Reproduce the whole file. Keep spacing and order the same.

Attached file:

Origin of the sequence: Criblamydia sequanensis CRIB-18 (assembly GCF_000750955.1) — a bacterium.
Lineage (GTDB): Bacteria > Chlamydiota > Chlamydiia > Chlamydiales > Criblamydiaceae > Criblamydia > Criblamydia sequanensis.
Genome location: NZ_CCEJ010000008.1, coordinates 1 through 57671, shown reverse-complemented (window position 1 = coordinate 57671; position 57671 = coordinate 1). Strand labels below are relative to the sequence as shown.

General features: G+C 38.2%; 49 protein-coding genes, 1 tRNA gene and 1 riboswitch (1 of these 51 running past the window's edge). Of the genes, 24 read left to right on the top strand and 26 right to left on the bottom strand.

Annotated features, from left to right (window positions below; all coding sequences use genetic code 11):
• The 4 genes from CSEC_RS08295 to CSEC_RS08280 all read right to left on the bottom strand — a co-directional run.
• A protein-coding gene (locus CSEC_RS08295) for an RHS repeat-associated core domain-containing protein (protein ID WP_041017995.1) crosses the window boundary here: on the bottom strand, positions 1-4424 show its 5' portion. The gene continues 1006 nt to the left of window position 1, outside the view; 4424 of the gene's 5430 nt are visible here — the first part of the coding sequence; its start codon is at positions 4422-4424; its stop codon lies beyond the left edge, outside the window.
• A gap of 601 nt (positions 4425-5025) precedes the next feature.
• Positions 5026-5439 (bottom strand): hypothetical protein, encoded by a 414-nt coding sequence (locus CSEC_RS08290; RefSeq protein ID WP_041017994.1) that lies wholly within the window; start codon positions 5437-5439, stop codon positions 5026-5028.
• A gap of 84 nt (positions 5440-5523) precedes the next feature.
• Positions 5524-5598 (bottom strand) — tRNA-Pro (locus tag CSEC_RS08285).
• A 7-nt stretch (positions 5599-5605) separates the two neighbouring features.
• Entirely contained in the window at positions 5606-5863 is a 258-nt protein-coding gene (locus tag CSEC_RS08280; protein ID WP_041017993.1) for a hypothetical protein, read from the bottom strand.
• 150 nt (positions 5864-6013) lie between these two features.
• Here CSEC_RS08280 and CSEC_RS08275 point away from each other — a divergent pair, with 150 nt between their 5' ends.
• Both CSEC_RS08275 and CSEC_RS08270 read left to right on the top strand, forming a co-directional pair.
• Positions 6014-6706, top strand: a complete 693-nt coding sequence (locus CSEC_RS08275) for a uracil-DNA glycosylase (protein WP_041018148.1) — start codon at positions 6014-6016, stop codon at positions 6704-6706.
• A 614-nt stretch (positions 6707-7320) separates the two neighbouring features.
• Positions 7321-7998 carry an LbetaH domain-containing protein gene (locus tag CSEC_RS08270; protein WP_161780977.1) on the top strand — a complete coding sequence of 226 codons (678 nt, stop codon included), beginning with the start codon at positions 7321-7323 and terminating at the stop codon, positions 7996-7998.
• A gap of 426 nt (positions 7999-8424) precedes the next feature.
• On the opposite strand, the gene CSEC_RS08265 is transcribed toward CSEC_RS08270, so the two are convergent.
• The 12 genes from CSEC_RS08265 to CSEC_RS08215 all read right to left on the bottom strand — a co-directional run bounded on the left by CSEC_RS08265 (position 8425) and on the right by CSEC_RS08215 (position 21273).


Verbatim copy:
Origin of the sequence: Criblamydia sequanensis CRIB-18 (assembly GCF_000750955.1) — a bacterium.
Lineage (GTDB): Bacteria > Chlamydiota > Chlamydiia > Chlamydiales > Criblamydiaceae > Criblamydia > Criblamydia sequanensis.
Genome location: NZ_CCEJ010000008.1, coordinates 1 through 57671, shown reverse-complemented (window position 1 = coordinate 57671; position 57671 = coordinate 1). Strand labels below are relative to the sequence as shown.

General features: G+C 38.2%; 49 protein-coding genes, 1 tRNA gene and 1 riboswitch (1 of these 51 running past the window's edge). Of the genes, 24 read left to right on the top strand and 26 right to left on the bottom strand.

Annotated features, from left to right (window positions below; all coding sequences use genetic code 11):
• The 4 genes from CSEC_RS08295 to CSEC_RS08280 all read right to left on the bottom strand — a co-directional run.
• A protein-coding gene (locus CSEC_RS08295) for an RHS repeat-associated core domain-containing protein (protein ID WP_041017995.1) crosses the window boundary here: on the bottom strand, positions 1-4424 show its 5' portion. The gene continues 1006 nt to the left of window position 1, outside the view; 4424 of the gene's 5430 nt are visible here — the first part of the coding sequence; its start codon is at positions 4422-4424; its stop codon lies beyond the left edge, outside the window.
• A gap of 601 nt (positions 4425-5025) precedes the next feature.
• Positions 5026-5439 (bottom strand): hypothetical protein, encoded by a 414-nt coding sequence (locus CSEC_RS08290; RefSeq protein ID WP_041017994.1) that lies wholly within the window; start codon positions 5437-5439, stop codon positions 5026-5028.
• A gap of 84 nt (positions 5440-5523) precedes the next feature.
• Positions 5524-5598 (bottom strand) — tRNA-Pro (locus tag CSEC_RS08285).
• A 7-nt stretch (positions 5599-5605) separates the two neighbouring features.
• Entirely contained in the window at positions 5606-5863 is a 258-nt protein-coding gene (locus tag CSEC_RS08280; protein ID WP_041017993.1) for a hypothetical protein, read from the bottom strand.
• 150 nt (positions 5864-6013) lie between these two features.
• Here CSEC_RS08280 and CSEC_RS08275 point away from each other — a divergent pair, with 150 nt between their 5' ends.
• Both CSEC_RS08275 and CSEC_RS08270 read left to right on the top strand, forming a co-directional pair.
• Positions 6014-6706, top strand: a complete 693-nt coding sequence (locus CSEC_RS08275) for a uracil-DNA glycosylase (protein WP_041018148.1) — start codon at positions 6014-6016, stop codon at positions 6704-6706.
• A 614-nt stretch (positions 6707-7320) separates the two neighbouring features.
• Positions 7321-7998 carry an LbetaH domain-containing protein gene (locus tag CSEC_RS08270; protein WP_161780977.1) on the top strand — a complete coding sequence of 226 codons (678 nt, stop codon included), beginning with the start codon at positions 7321-7323 and terminating at the stop codon, positions 7996-7998.
• A gap of 426 nt (positions 7999-8424) precedes the next feature.
• On the opposite strand, the gene CSEC_RS08265 is transcribed toward CSEC_RS08270, so the two are convergent.
• The 12 genes from CSEC_RS08265 to CSEC_RS08215 all read right to left on the bottom strand — a co-directional run bounded on the left by CSEC_RS08265 (position 8425) and on the right by CSEC_RS08215 (position 21273).